Category Archives: East Riding

Hallgate Zion Independent chapel in Cottingham, Yorkshire

Whilst I was working on the Sargison tree which, includes people in the parishes of Eastrington, South Cave and Cottingham, I came across a couple who had had three children baptised in the Hallgate Zion Independent chapel. The children of Thomas Sargison (1773-1839) and Mary Kitchin (1774-1857) were as follows:

  • Jane (1803-1834) baptised on 10 Oct 1803.
  • Sarah (1806-1871) baptised on 3 Sept 1806.
  • Thomas (1811-1846) baptised on 18 March 1811.

At the time of their baptisms the congregation worshipped in a pre-1800 Presbyterian chapel located in Hallgate, Cottingham. The Presbyterian congregation had become Independent after the death of the Arian Minister, Edward Dewhirst, in 1784.   The chape was replaced in 1819 by a new building (Zion United Reform Church) which is now listed on the Historic England website.

Cottingham in the early 1800s was considered a large village with upwards of 2000 inhabitants. Although Thomas was a labourer, he was listed in the Poll Books of 1830 and 1832. Certainly in 1831 the largest occupational group in the census were agricultural labourers and it is likely that Thomas worked on the land until his death in 1839.

By 1841 the population of Cottingham had grown to more than 2500 people. Two new streets had been built near the Hallgate chapel: George Street and Crescent Street. In the 1841 census Mary and two of her children, Sarah and Thomas, were living in George Street with another possible member of the extended family, Mary Sarginson aged 45. All three ladies were described as laundresses. Mary’s son Thomas was aged 30 but had no occupation recorded against his entry. The following extract from the 1855 OS map shows the position of the two new streets and the Hallgate chapel.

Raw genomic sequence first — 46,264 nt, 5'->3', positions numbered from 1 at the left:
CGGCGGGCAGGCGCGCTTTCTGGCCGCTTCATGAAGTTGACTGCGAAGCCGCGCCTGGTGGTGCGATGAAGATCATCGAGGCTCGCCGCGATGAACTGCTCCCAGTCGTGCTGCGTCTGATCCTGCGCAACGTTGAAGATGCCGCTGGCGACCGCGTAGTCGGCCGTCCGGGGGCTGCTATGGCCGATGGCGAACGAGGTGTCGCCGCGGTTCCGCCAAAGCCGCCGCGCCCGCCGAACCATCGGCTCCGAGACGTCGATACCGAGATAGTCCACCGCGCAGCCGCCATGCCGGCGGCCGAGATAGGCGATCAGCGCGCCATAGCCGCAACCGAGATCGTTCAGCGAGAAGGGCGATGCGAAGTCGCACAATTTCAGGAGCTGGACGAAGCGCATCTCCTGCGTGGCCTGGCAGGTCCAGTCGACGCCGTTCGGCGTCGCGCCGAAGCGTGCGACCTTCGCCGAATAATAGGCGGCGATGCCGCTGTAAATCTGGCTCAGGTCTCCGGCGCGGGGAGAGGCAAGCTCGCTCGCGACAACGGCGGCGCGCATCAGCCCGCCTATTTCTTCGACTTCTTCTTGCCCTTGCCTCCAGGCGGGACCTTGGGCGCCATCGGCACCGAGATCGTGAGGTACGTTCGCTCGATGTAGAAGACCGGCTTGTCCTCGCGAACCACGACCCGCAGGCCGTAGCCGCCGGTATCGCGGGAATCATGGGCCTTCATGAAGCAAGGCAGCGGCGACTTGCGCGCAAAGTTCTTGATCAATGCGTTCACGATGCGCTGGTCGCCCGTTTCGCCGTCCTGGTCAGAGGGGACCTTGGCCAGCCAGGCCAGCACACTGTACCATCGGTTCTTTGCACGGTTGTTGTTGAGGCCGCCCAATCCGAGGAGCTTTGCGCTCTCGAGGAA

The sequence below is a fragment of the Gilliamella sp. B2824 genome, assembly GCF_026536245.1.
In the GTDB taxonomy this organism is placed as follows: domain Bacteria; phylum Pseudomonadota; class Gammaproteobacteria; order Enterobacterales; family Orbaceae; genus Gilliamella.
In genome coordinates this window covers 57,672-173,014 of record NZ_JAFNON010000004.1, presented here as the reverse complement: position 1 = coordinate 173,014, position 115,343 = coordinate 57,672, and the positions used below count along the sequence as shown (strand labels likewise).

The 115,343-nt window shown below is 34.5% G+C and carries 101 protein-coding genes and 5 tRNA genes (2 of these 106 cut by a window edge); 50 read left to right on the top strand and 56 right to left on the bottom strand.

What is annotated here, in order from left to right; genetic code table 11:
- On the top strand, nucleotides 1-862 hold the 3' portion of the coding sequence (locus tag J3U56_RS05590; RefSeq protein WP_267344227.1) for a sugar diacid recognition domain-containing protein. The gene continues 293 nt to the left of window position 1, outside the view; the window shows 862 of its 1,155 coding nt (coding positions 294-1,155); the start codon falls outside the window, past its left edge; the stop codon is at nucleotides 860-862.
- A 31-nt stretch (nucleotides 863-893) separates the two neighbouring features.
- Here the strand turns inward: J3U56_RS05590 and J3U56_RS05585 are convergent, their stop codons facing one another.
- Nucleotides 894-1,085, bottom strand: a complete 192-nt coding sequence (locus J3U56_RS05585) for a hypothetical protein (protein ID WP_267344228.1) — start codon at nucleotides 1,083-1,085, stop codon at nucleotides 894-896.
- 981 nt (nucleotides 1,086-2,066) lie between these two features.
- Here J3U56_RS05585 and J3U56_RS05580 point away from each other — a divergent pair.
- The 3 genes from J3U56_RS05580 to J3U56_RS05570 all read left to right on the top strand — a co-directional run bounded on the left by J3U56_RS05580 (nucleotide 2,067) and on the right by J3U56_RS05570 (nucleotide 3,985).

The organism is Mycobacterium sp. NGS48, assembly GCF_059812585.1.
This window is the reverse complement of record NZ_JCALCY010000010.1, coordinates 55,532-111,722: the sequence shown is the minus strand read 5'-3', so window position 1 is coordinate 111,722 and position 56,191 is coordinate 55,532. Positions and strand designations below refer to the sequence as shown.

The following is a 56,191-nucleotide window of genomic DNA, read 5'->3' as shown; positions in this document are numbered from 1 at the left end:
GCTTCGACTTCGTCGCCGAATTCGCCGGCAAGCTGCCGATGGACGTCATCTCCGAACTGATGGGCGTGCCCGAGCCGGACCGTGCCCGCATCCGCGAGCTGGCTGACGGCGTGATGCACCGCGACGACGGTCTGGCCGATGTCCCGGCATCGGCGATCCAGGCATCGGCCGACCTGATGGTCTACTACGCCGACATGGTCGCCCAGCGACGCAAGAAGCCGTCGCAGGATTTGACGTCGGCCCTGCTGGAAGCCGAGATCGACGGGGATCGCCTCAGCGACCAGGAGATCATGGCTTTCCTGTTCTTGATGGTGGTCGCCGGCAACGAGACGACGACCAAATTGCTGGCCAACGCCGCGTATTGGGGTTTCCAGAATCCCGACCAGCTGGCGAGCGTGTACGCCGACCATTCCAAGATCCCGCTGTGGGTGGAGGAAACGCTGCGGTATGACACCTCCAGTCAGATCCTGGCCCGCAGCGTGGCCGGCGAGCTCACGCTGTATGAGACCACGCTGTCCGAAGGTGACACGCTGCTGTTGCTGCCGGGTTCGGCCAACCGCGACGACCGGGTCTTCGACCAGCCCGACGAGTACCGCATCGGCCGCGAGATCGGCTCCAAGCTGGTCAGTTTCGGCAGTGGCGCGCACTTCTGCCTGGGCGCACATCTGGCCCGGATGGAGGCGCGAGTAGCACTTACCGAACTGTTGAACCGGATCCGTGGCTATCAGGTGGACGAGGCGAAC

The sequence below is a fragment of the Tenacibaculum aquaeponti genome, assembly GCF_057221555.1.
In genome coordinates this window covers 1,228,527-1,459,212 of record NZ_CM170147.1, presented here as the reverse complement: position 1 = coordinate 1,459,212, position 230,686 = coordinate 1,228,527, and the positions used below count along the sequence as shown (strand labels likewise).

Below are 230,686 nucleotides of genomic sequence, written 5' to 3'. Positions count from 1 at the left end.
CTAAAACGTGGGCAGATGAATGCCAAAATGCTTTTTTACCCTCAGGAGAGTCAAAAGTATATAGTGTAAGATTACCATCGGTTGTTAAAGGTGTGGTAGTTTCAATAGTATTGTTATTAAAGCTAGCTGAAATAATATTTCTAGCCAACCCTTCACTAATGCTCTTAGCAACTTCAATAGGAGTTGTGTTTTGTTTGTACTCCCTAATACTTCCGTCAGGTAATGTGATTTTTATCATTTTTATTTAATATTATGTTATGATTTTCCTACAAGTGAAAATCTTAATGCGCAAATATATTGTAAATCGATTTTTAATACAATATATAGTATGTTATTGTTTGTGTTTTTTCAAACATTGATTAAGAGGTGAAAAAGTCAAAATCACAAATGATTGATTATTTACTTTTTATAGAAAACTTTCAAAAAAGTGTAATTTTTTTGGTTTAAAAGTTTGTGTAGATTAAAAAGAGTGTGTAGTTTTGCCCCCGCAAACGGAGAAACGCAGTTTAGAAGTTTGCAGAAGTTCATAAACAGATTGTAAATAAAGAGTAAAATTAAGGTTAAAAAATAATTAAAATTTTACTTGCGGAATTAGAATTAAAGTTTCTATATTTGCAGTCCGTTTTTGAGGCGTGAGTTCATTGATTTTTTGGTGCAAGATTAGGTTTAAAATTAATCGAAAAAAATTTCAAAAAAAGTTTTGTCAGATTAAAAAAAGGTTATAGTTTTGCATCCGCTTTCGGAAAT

Extract from OS Map (1855) Yorkshire 225

By the 1851 census Mary’s son Thomas had died and it was just Mary and her daughter Sarah who lived Crescent Street. Mary’s occupation was laundress and Sarah “at home”. Mary died in 1857 and was buried in the churchyard of St Mary’s, Cottingham. Her daughter Sarah was then left without immediate family and she was admitted to the North and East Riding of Yorkshire Lunatic Asylum in Clifton (near York), Yorkshire on 10 November 1860. A series of records from the Sculcoates Poor Law Union, catalogued at the East Riding Archives, show that she was regularly recorded in their returns of pauper lunatics from 1861-1871. The asylum census recorded Sarah as a charwoman from Cottingham in both 1861 and 1871. She died in the asylum on 5 May 1871 with her age given as 66. She was the last member of her immediate family.

I am interested in knowing more about the people mentioned in this blog post. Do contact me if you have any further information which you are willing to share.

Note: the map used in this blog has been reproduced with the permission of the National Library of Scotland under the following creative commons licence https://creativecommons.org/licenses/by-nc-sa/4.0/ and sourced from the NLS maps site https://maps.nls.uk/.

Bibliography:

Cottingham. https://www.genuki.org.uk/big/eng/YKS/ERY/Cottingham : accessed December 2020.

Cottingham. https://www.visionofbritain.org.uk/place/979 : accessed December 2020.

Elrington, C. R. ed. (1979) Victoria County History: A History of Yorkshire, East Riding Volume IV. Oxford: Oxford University Press. pp. 61-84.

OS (1855) Yorkshire 225 Map. https://maps.nls.uk/ : accessed December 2020.

Zion United Reform Church. https://historicengland.org.uk/listing/the-list/list-entry/1103393 : accessed December 2020.

Yorkshire family trees – my latest research challenge